|Beginning Programming All-in-One For Dummies|
Author: Wallace Wang
This is a collection of seven shorter books introducing key aspects of programming, but it fails through trying to cover too many topics in too shallow a fashion.
The author says the ideal reader has no or limited experience of computer programming, but is eager to learn, and the first book in the series within the larger book starts from the very basics.
In fact, the book on Getting Started kicks off with a chapter of anecdotes designed to show how accessible computer programming is, a bit of programming history, and an explanation of the steps of writing a program from picking a computer to combining a compiler and interpreter to create p-code.
Chapter 2 discusses the basic options for writing programs - spaghetti code, structured programming, event-driven programming and object oriented programming. The different types of language - entry-level languages such as Basic and Scratch; curly-bracket languages including C, C++, C# and Java; Artificial intelligence languages (by which the author means Prolog and Lisp); Scripting languages (VBA); and database programming languages. One problem with a book like this is that the author is attempting to provide an accessible overview, and while you might look at these first two chapters and disagree with various aspects, how would you introduce such a massive topic without over-simplifications?
The second 'book' covers programming basics, beginning with how programs work, then introducing variables, data types and constants. A chapter on manipulating data - assignment, math functions, string manipulation etc.. There are chapters on branching, looping and subprograms. Wang then introduces object-oriented programming, encapsulation, inheritance and polymorphism. I found it difficult to imagine someone who has just met the assignment operator coping with polymorphism, but when do you introduce object-oriented methods?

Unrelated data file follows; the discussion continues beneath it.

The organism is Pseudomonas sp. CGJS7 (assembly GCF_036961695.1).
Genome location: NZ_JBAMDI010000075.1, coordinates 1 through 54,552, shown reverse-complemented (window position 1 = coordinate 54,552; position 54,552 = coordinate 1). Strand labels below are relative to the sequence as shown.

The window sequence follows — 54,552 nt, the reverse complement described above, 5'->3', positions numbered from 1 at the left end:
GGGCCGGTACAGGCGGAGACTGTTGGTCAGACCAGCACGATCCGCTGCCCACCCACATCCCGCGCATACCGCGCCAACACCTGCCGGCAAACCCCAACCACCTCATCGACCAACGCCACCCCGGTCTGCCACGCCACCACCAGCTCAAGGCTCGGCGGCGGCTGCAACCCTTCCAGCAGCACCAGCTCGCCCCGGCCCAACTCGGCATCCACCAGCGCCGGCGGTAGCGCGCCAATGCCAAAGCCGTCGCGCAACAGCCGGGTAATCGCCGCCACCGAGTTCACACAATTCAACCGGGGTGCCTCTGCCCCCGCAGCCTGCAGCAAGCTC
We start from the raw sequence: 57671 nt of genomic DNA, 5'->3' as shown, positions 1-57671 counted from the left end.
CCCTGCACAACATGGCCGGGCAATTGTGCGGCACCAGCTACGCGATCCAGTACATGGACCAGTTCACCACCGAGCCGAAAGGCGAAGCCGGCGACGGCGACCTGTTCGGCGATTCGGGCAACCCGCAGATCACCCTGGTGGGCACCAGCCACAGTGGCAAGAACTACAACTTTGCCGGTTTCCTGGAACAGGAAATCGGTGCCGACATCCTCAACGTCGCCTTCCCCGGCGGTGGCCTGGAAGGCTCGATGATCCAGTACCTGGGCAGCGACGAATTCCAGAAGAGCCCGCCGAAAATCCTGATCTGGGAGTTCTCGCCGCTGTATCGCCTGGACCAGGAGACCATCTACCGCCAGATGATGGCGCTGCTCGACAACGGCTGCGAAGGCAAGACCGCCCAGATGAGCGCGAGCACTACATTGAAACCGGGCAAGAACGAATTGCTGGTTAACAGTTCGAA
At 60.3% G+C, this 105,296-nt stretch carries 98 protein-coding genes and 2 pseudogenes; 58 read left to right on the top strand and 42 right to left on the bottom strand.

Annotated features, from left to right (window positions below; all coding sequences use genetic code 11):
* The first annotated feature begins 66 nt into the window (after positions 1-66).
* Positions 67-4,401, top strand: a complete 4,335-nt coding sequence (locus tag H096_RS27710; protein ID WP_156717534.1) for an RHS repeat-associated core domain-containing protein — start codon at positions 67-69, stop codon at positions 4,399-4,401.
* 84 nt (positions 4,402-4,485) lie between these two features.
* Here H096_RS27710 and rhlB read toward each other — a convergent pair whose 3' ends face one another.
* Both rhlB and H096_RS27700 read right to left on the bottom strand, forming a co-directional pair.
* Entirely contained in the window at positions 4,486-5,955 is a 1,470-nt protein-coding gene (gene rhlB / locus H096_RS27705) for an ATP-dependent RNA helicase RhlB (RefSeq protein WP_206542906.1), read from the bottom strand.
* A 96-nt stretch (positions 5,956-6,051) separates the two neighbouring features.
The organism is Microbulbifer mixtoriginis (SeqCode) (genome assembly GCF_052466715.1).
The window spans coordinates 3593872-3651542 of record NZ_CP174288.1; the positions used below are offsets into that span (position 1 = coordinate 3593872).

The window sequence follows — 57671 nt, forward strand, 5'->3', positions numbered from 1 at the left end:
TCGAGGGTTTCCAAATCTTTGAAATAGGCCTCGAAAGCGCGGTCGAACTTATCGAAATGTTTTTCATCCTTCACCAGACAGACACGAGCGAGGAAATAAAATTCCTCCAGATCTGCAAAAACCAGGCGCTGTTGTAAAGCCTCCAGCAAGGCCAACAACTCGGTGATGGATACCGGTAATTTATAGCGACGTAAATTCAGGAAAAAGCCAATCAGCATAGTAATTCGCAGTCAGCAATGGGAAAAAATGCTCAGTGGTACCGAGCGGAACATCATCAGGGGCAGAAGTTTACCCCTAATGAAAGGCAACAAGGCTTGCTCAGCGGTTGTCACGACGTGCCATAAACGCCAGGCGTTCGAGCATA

Other chapters look at working with data in files, documenting your program, principles of user interface design, and debugging and testing.
Book Three is titled Data Structures, and starts with a chapter on structures and arrays. This is followed by a chapters on sets and linked lists; collections and dictionaries; stacks, queues and deques; and graphs and trees. Each chapter and topic is reasonably well explained, but as with the rest of the book, the difficulty is that a reader who needs the concept of a variable or an array explained in simple terms will struggle with the idea of sets and linked lists, while a reader who needs to find out about linked lists will find much of the rest of the book too simple.
Book Four considers algorithms, working through standard algorithms for sorting, searching, string searching, data compression and encryption. Wang doesn't give the full methods, just a short description of the overall way they work, so the quick sort description is more or less 'pick a pivot point, put values less than into one list, greater than into the second list, then repeat.'
Book Six is about programming language syntax, with chapters on C and C++, Java and C#, Perl and Python, Kotlin, Swift and SwiftUI, Flutter and Dart. The chapters are structured in a similar way to those in book five, and are around twenty pages each, so roughly ten pages a language.
The final book is titled Applications, and has chapters on database management, bioinformatics, computer security, artificial intelligence, mobile and wearable computing, game engines, and the future of computer programming.
This isn't a book I would particularly recommend, or at least not the whole book. I can imagine an audience for the initial two books - getting started and programming basics - and a complete novice would probably find those useful if taken alongside books covering a specific programming language in more detail. That same novice might also find some of the later material interesting as 'this is what you might want to go on and learn about in more detail', but I don't see how they could really progress their programming in any useful way based on the book's contents. Really, the goal of the book is just too wide and too shallow.